In Russia and Belarus, which the report categorizes as consolidated authoritarian regimes, repression intensified considerably over the past year. The violent crackdown on prodemocracy protesters in Belarus, the Kremlin’s attempted murder of anticorruption activist and opposition leader Aleksey Navalny, and the Russian military’s recent show of force along the borders of Ukraine demonstrate the lengths to which these regimes are willing to go to stay in power.
Nations in Transit has documented not only the spread of authoritarianism in Europe and Eurasia, but also a decade of struggling efforts at democratic reform. Armenia, which had previously recorded the largest improvement ever measured in the report, has regressed for the first time since the Velvet Revolution, while Kyrgyzstan, which had previously made progress toward democratic governance, returned to strongman rule in 2020.
“The decline of democracy in Europe and Eurasia is deeply troubling, especially in the context of 15 consecutive years of democratic deterioration at the global level,” said Zselyke Csaky, research director for Europe and Eurasia at Freedom House. “Authoritarianism is not a purely national problem, but one that can spread to infect entire regions and even continents. European democracies and civil society groups must coordinate in support of prodemocracy movements in countries where authoritarianism is gaining ground. Change must come from within, but to give these efforts a chance and stem the antidemocratic tide, European democracies and their partners must take the field, set an example, and overcome the lie that autocracy is a viable alternative to democracy.”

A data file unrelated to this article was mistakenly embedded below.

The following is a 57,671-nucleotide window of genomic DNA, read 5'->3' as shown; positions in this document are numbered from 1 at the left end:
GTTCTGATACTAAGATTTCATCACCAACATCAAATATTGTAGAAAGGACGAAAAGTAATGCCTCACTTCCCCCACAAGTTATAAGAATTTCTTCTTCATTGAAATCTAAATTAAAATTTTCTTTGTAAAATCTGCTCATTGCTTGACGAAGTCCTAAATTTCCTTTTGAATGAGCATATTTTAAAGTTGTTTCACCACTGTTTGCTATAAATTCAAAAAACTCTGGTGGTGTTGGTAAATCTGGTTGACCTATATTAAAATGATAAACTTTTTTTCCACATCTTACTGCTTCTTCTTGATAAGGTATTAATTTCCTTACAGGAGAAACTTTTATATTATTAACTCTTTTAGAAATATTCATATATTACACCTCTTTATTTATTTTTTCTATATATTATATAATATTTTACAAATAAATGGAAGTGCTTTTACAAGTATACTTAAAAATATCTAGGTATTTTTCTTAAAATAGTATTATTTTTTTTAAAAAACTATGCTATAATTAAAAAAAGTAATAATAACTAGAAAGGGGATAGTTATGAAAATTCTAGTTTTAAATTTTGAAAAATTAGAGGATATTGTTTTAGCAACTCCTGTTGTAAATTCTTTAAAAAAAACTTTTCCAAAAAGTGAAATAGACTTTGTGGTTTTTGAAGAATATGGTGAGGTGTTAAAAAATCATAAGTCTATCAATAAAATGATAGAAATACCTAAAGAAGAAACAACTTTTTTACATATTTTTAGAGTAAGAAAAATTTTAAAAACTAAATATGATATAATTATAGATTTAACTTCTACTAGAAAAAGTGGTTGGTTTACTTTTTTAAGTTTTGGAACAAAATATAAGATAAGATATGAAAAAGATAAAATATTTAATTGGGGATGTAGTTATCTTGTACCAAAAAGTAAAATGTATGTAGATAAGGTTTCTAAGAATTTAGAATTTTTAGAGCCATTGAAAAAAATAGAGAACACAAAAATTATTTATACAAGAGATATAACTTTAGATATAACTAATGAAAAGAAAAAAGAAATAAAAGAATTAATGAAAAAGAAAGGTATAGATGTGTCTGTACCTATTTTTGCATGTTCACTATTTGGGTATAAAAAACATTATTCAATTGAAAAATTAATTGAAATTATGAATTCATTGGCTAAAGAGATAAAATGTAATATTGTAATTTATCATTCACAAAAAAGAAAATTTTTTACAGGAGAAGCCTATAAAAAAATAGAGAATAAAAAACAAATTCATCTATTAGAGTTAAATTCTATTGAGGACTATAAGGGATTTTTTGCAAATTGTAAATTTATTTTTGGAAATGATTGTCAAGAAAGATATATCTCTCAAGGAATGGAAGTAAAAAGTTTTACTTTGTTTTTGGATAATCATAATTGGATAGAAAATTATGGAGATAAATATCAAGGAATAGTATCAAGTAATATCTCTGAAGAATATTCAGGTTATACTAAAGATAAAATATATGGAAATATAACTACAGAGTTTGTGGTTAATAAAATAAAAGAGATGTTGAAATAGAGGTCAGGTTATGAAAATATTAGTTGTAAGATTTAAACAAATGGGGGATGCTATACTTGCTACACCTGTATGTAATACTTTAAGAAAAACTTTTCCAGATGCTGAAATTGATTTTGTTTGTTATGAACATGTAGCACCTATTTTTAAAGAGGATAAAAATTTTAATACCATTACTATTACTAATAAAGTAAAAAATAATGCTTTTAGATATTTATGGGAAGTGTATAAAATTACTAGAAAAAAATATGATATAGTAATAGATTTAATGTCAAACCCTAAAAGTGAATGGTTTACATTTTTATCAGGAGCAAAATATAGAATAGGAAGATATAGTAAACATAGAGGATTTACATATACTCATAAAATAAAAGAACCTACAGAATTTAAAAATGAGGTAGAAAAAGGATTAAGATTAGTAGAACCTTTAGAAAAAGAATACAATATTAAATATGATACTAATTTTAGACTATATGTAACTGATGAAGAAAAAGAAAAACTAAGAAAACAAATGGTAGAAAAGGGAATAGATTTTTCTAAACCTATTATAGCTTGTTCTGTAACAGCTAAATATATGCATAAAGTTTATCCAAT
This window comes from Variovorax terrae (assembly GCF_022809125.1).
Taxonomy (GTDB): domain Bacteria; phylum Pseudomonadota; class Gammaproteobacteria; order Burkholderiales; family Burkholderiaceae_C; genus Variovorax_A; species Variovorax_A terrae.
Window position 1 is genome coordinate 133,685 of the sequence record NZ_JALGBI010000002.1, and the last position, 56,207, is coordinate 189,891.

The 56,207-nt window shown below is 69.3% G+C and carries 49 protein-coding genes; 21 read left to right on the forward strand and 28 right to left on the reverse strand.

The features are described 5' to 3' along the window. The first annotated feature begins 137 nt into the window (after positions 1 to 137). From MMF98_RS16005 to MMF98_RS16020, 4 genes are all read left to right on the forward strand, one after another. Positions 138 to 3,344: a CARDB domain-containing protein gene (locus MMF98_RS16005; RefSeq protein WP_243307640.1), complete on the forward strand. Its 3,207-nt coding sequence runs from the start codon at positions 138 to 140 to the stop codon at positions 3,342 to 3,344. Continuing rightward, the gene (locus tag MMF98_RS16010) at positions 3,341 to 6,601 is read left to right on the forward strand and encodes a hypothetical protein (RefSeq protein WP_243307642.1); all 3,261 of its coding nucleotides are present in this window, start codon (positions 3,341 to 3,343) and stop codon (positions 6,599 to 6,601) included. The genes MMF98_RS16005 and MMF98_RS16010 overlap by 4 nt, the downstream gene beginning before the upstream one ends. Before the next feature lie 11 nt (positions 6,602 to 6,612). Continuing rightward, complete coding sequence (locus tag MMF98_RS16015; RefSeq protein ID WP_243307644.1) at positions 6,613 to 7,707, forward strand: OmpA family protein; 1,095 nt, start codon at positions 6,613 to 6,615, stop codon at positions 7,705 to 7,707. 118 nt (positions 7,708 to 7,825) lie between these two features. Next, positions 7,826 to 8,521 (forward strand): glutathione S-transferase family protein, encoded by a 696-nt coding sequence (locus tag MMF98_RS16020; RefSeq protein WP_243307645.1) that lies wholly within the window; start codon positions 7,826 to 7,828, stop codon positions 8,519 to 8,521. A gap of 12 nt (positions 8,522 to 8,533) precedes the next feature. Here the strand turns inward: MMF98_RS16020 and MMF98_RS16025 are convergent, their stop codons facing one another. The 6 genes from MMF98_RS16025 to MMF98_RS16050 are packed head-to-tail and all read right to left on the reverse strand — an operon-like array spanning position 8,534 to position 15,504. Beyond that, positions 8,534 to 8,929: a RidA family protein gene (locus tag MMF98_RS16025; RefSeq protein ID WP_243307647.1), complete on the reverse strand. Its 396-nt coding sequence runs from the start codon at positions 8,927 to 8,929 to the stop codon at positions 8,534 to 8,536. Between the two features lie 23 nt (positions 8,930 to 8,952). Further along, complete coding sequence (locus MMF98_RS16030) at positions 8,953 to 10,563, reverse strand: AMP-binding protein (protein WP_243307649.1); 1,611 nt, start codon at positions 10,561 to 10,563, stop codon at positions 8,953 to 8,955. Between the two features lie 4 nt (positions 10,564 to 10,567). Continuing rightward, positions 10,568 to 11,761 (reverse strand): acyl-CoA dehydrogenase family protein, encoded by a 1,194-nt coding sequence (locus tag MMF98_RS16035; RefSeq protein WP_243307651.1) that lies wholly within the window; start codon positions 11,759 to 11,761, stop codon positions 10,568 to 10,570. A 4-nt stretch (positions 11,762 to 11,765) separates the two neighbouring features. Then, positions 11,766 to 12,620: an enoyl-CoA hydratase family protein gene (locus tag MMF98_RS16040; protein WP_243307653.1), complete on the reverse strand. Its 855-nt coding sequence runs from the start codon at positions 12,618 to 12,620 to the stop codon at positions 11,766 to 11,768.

Nations in Transit 2021 assesses the state of democratic governance in 29 countries from Central Europe to Central Asia. The country scores pertain to conditions and developments between January and December 2020.
- There are fewer democracies in Europe and Eurasia than at any point in the 26-year history of Nations in Transit. Of the 29 countries assessed, 10 were rated as democracies, 10 as hybrid regimes, and nine as authoritarian regimes. No countries changed categories this year.
- The average democracy score for the region has declined every year since 2005—17 years in a row. Eighteen countries’ democracy scores declined this year, only six countries’ scores improved, and five countries experienced no net change. The spread of authoritarianism continues to outpace democratic progress by a wide margin.